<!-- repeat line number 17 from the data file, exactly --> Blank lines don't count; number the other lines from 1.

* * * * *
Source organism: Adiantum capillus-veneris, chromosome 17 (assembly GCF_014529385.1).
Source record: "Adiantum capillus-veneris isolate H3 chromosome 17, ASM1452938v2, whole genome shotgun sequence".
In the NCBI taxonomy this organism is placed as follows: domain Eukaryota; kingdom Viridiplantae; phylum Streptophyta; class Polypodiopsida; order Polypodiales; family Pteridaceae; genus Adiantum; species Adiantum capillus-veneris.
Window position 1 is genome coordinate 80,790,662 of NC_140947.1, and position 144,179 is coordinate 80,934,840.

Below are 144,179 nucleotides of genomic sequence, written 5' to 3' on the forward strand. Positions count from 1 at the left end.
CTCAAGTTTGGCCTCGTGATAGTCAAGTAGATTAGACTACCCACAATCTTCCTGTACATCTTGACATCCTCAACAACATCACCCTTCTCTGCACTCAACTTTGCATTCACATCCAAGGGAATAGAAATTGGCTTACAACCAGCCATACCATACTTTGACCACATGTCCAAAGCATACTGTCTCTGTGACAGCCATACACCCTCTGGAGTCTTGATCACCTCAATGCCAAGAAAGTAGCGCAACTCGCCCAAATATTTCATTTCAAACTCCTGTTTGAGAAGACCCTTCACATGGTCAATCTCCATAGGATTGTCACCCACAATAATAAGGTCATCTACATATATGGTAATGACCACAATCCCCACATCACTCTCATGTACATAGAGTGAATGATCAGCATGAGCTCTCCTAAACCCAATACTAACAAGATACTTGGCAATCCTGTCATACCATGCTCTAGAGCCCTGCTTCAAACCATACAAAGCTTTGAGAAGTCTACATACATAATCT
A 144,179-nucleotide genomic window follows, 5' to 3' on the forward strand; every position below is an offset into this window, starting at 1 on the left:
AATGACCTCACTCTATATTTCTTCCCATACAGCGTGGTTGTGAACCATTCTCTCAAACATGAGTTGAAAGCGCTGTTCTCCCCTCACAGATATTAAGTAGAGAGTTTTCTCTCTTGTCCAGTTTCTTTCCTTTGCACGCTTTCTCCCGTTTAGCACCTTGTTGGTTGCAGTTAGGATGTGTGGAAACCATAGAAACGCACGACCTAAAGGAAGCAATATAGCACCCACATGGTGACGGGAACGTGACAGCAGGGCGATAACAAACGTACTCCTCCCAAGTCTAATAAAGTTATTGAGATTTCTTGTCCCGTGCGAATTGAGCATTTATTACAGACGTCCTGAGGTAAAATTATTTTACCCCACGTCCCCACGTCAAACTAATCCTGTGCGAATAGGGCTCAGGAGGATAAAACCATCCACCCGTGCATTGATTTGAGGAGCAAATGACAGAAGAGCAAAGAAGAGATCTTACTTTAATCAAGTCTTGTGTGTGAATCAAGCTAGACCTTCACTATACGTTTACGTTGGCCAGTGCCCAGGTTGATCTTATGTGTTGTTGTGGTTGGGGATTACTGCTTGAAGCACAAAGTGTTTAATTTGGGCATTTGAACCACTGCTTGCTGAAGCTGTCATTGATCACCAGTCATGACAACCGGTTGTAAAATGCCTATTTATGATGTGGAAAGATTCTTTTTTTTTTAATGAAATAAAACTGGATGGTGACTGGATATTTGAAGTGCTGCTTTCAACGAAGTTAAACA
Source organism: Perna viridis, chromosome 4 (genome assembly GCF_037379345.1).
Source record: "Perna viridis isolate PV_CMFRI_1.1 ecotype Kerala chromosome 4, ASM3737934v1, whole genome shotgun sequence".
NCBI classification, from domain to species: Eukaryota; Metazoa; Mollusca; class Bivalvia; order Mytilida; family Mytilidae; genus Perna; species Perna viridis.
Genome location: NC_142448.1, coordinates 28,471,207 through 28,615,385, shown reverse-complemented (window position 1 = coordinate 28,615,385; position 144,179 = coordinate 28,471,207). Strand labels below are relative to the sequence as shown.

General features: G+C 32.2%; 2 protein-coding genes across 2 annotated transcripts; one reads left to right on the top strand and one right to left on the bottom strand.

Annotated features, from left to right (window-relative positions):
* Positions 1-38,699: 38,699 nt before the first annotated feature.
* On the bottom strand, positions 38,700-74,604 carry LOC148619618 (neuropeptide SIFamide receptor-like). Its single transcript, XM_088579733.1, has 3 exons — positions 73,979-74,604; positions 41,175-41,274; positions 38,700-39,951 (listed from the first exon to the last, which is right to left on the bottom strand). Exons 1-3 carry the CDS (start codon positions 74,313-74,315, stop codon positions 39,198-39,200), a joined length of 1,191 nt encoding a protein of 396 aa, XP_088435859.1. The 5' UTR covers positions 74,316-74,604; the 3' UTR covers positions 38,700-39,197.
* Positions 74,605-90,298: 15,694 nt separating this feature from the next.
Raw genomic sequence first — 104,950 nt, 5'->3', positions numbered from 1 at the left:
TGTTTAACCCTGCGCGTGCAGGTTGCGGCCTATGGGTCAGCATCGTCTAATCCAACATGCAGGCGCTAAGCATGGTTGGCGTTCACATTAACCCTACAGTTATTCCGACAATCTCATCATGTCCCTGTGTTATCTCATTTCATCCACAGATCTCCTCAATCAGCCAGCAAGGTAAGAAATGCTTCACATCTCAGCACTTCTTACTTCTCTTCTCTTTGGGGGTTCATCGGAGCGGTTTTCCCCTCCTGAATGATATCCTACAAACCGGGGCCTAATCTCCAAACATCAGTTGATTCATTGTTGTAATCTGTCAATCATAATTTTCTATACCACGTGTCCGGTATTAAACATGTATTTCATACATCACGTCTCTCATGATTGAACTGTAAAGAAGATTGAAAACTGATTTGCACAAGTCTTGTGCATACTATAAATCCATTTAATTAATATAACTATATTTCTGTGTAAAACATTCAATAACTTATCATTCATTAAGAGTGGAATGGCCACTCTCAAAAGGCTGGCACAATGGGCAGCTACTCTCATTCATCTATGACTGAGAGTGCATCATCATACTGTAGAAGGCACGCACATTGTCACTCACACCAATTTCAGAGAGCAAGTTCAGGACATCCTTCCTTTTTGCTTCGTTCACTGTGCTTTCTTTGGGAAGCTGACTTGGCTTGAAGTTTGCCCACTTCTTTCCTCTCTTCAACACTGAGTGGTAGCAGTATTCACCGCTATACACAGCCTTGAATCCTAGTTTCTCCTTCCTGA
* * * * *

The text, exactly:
* Positions 74,605-90,298: 15,694 nt separating this feature from the next.